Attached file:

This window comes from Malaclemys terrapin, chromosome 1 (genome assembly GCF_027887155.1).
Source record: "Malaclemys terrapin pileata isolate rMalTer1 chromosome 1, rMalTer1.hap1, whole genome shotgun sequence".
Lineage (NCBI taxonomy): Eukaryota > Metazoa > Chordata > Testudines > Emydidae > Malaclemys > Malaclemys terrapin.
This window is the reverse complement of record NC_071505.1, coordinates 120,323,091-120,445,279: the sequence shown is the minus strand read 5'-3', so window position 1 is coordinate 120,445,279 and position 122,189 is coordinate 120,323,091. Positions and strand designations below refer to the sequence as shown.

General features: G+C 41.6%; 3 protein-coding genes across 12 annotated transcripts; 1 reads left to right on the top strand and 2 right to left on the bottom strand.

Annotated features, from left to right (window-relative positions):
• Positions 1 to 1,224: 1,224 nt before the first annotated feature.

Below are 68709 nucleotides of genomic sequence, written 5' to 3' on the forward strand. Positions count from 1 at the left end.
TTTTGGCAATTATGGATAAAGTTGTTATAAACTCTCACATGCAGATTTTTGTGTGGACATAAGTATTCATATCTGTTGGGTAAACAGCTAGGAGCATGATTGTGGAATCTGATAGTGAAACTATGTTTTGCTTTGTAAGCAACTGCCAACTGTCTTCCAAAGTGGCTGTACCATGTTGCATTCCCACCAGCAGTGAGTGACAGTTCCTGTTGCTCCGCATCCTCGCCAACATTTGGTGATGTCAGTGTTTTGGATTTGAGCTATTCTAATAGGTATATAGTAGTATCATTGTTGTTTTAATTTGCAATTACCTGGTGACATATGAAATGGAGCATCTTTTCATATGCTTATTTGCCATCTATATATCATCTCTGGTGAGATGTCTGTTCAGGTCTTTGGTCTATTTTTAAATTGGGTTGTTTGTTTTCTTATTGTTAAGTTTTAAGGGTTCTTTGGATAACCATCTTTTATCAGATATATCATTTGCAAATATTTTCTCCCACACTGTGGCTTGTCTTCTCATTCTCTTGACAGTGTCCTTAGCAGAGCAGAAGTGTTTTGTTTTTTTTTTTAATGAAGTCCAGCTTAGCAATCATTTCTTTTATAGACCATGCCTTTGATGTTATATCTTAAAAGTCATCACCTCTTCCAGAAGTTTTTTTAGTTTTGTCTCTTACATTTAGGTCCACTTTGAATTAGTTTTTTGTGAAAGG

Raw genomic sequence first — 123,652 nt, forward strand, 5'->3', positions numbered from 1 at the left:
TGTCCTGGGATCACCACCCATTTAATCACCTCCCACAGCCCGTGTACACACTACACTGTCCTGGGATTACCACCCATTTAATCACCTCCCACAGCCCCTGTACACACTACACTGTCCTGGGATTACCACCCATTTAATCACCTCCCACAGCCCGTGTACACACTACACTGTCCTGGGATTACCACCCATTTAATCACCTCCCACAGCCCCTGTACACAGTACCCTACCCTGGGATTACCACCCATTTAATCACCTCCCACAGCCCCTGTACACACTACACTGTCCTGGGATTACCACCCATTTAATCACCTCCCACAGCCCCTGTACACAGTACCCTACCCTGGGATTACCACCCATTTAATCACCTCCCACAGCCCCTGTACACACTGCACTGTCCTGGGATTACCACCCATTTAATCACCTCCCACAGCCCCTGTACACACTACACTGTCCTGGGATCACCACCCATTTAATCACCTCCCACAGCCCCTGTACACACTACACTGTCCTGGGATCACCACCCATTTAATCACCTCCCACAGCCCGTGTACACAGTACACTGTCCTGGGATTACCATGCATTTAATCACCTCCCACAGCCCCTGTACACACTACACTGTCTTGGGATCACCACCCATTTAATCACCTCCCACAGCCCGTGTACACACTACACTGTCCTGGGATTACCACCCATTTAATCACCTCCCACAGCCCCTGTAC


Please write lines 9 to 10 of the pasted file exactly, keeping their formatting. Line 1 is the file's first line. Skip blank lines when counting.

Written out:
TTTTGGCAATTATGGATAAAGTTGTTATAAACTCTCACATGCAGATTTTTGTGTGGACATAAGTATTCATATCTGTTGGGTAAACAGCTAGGAGCATGATTGTGGAATCTGATAGTGAAACTATGTTTTGCTTTGTAAGCAACTGCCAACTGTCTTCCAAAGTGGCTGTACCATGTTGCATTCCCACCAGCAGTGAGTGACAGTTCCTGTTGCTCCGCATCCTCGCCAACATTTGGTGATGTCAGTGTTTTGGATTTGAGCTATTCTAATAGGTATATAGTAGTATCATTGTTGTTTTAATTTGCAATTACCTGGTGACATATGAAATGGAGCATCTTTTCATATGCTTATTTGCCATCTATATATCATCTCTGGTGAGATGTCTGTTCAGGTCTTTGGTCTATTTTTAAATTGGGTTGTTTGTTTTCTTATTGTTAAGTTTTAAGGGTTCTTTGGATAACCATCTTTTATCAGATATATCATTTGCAAATATTTTCTCCCACACTGTGGCTTGTCTTCTCATTCTCTTGACAGTGTCCTTAGCAGAGCAGAAGTGTTTTGTTTTTTTTTTTAATGAAGTCCAGCTTAGCAATCATTTCTTTTATAGACCATGCCTTTGATGTTATATCTTAAAAGTCATCACCTCTTCCAGAAGTTTTTTTAGTTTTGTCTCTTACATTTAGGTCCACTTTGAATTAGTTTTTTGTGAAAGG

Raw genomic sequence first — 123,652 nt, forward strand, 5'->3', positions numbered from 1 at the left: